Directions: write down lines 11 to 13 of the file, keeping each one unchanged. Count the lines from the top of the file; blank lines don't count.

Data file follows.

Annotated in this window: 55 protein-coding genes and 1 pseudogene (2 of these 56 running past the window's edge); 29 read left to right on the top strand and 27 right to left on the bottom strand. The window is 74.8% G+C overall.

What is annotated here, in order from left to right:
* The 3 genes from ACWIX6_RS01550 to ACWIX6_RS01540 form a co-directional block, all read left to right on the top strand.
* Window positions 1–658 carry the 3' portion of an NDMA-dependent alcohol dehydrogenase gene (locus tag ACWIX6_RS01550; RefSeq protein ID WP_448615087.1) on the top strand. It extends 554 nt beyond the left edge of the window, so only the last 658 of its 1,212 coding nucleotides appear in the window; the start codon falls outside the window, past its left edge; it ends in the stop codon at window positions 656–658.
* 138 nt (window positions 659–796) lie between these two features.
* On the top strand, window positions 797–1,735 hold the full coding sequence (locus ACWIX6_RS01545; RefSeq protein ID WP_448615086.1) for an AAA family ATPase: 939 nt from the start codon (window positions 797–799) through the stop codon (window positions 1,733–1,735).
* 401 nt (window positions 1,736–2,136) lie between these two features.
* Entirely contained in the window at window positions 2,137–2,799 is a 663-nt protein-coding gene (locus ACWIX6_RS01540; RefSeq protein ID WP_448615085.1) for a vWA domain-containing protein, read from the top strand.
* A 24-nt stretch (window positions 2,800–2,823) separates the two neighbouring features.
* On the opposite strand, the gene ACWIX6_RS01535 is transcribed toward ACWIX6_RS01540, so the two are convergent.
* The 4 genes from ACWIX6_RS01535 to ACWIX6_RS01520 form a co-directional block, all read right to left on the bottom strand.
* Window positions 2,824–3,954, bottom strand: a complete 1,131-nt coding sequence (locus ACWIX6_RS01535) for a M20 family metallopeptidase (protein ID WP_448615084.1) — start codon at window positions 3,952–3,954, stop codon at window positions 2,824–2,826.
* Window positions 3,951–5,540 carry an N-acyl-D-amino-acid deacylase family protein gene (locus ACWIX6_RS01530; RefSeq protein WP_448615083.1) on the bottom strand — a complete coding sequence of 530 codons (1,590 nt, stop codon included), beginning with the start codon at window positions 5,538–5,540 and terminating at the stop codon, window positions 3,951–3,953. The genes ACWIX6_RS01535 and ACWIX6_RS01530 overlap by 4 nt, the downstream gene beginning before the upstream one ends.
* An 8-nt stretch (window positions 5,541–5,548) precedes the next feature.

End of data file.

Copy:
* The 4 genes from ACWIX6_RS01535 to ACWIX6_RS01520 form a co-directional block, all read right to left on the bottom strand.
* Window positions 2,824–3,954, bottom strand: a complete 1,131-nt coding sequence (locus ACWIX6_RS01535) for a M20 family metallopeptidase (protein ID WP_448615084.1) — start codon at window positions 3,952–3,954, stop codon at window positions 2,824–2,826.
* Window positions 3,951–5,540 carry an N-acyl-D-amino-acid deacylase family protein gene (locus ACWIX6_RS01530; RefSeq protein WP_448615083.1) on the bottom strand — a complete coding sequence of 530 codons (1,590 nt, stop codon included), beginning with the start codon at window positions 5,538–5,540 and terminating at the stop codon, window positions 3,951–3,953. The genes ACWIX6_RS01535 and ACWIX6_RS01530 overlap by 4 nt, the downstream gene beginning before the upstream one ends.